With Douglas promenades being lashed by giant waves in recent days, the idea of seafront exercise equipment might have seemed a little misplaced.
And it came as no surprise that councillors were keen to pour cold water on the proposals at the latest town hall meeting.
The suggestions were put forward by the regeneration and community advisory committee after an online survey with 491 respondents showed 74.95 per cent would use the outdoor gym equipment.
Other suggestions to encourage people to use the promenades included a cold shower at Broadway, drinking water fountains, soft floor areas, a model solar system and installing distance markers for runners.
But Council leader David Christian (Hills ward) urged members to look at the recent damage caused to the seafront, including to the railings, benches and bins.
Dismissing water fountains as unhygienic and old-fashioned and a cold shower as likely to be vandalised ‘in no time whatsoever’, Mr Christian said: ‘I think the committee has gone mad to be honest with you.’
David Ashford (Victoria) said that while the gym equipment was designed to be durable for outdoor use, he didn’t think it meant it covered the storms that hit the island.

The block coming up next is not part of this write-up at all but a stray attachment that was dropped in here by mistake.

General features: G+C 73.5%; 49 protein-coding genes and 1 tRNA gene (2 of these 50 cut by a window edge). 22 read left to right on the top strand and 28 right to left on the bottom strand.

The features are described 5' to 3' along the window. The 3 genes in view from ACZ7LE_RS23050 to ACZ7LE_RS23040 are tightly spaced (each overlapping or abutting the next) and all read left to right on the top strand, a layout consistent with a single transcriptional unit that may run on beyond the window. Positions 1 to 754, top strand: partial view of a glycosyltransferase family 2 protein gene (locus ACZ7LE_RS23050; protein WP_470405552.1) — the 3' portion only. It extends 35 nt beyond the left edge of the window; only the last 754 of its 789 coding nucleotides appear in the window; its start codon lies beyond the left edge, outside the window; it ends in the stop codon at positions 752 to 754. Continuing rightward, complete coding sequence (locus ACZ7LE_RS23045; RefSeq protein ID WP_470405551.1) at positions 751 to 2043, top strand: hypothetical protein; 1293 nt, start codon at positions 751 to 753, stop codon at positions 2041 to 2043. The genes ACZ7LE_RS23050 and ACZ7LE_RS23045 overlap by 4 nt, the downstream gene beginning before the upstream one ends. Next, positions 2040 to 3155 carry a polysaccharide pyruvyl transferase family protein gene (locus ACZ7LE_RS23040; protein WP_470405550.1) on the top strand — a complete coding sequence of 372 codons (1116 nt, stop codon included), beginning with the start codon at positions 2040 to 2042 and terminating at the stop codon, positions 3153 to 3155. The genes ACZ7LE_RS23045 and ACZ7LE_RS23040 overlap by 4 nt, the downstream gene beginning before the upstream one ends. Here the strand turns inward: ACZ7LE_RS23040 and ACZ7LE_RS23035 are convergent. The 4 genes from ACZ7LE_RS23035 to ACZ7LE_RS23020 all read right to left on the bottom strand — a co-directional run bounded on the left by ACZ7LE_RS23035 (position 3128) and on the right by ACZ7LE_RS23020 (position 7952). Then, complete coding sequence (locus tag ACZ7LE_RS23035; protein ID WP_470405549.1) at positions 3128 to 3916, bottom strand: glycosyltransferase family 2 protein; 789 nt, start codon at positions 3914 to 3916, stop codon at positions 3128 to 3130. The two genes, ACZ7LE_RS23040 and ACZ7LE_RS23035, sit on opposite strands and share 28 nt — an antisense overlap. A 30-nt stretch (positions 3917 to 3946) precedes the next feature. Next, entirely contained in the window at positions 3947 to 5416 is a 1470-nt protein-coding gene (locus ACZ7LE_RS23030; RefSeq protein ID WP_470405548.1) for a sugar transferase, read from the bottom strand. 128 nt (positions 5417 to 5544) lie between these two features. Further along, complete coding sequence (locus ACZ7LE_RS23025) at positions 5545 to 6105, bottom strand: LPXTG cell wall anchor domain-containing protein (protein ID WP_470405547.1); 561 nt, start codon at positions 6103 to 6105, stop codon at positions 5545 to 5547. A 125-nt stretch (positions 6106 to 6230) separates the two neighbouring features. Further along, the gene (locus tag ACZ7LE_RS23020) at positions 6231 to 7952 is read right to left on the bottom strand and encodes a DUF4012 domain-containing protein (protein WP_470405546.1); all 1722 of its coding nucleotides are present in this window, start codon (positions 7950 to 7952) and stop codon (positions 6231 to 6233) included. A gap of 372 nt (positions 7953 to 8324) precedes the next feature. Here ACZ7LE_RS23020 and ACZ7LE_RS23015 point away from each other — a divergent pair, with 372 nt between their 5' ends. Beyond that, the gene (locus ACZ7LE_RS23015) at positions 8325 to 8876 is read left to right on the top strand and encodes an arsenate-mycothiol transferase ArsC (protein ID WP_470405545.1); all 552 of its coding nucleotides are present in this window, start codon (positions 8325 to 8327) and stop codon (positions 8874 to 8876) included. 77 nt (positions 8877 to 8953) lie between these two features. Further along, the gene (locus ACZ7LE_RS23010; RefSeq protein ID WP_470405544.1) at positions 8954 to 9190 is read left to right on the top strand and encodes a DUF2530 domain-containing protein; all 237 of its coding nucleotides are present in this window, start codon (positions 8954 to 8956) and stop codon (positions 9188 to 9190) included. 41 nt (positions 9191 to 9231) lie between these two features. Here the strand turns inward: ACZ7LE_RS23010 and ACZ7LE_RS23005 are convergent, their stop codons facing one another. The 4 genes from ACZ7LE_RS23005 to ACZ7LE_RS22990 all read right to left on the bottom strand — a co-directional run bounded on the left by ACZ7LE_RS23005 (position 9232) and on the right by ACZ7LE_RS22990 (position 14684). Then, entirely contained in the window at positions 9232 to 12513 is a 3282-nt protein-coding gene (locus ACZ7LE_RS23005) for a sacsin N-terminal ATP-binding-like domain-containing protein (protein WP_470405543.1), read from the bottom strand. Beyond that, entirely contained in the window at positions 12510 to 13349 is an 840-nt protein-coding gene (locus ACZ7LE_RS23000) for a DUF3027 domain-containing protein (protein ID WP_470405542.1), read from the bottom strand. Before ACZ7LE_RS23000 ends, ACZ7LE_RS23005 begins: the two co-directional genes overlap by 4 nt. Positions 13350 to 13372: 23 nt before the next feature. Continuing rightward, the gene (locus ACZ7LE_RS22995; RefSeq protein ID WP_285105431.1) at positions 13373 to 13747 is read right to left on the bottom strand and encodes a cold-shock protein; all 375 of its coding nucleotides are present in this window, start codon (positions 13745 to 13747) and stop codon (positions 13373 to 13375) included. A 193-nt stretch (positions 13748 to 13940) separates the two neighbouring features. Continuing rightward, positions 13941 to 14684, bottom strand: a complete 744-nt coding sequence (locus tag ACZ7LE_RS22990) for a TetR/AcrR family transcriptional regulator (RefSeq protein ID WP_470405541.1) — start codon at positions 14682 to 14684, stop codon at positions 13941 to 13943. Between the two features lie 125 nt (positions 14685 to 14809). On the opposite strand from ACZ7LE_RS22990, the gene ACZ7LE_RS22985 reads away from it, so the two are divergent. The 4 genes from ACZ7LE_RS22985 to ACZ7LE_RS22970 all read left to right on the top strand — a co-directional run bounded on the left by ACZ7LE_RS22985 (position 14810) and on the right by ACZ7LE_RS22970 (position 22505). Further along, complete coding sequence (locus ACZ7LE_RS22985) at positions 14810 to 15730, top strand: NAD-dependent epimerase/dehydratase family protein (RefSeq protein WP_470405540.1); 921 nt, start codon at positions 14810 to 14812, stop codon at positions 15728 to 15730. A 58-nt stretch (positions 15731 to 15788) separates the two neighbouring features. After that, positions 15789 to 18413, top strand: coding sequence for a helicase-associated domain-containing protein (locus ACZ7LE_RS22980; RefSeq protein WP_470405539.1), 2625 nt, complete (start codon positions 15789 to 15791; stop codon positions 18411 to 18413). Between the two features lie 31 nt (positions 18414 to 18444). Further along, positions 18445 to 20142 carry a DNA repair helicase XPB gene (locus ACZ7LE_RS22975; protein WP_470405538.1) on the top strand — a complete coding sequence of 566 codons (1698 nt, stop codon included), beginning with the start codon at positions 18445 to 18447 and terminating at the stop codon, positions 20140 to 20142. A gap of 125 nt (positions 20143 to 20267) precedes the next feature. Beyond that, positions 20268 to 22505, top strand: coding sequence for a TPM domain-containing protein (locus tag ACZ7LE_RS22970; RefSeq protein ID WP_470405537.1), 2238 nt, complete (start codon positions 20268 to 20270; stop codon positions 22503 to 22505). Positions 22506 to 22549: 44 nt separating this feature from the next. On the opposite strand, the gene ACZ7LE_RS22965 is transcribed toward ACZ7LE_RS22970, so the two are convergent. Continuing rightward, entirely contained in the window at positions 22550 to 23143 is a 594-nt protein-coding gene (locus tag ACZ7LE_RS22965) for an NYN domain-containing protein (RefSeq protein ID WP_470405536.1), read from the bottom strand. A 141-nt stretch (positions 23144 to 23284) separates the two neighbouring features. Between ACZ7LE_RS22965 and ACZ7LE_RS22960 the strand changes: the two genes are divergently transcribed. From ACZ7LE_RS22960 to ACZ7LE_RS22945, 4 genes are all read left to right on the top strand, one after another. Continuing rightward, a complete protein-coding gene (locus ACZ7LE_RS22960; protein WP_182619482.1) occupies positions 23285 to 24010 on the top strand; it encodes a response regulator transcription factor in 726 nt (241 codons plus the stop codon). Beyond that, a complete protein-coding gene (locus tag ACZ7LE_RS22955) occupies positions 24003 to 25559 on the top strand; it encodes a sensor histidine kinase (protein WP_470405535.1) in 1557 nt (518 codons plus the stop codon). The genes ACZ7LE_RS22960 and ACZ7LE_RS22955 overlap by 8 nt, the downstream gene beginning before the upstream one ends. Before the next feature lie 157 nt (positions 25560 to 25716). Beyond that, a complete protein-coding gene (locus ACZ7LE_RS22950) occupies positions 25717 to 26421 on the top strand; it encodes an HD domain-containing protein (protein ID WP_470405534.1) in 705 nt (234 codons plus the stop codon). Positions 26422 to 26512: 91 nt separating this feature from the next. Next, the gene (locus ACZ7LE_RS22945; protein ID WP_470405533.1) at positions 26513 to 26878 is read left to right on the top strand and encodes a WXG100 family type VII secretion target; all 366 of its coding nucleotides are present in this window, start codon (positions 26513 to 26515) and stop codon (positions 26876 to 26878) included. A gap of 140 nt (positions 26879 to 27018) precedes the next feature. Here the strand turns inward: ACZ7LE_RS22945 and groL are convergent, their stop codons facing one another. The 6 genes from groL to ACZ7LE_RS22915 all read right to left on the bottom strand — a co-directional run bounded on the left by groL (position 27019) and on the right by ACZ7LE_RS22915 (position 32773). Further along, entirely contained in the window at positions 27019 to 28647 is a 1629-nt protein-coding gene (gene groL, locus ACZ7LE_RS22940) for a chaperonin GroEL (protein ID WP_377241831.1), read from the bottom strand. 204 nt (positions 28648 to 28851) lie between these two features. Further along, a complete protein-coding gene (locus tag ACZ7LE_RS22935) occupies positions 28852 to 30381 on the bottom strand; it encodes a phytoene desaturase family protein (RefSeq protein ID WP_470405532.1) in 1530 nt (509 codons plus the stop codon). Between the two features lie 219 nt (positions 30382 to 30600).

‘We would probably find them on the other side of the prom by the time the storm was finished,’ he said.
Ritchie McNicholl (Murrays) said: ‘I think it is a wish list I hope the committee will turn down once the costs come in.’
He added: ‘If they wanted a shower, they should have gone to the prom last week.’
Sara Hackman (St George’s) said that on Boxing Day, the promenades would have been one of the most well-used spots in the island with walkers and young families using it.
‘To improve it, all we need to do is to make sure we have a very clean prom, free from obstructions, dog mess and barriers,’ she said.
In response, Bill Malarkey (Murrays), a member of the regeneration and community advisory committee, told councillors the suggestions had come from residents.
‘The council has to decide if it wants a living promenade,’ he said.
‘Do you want us to listen to what the public want?’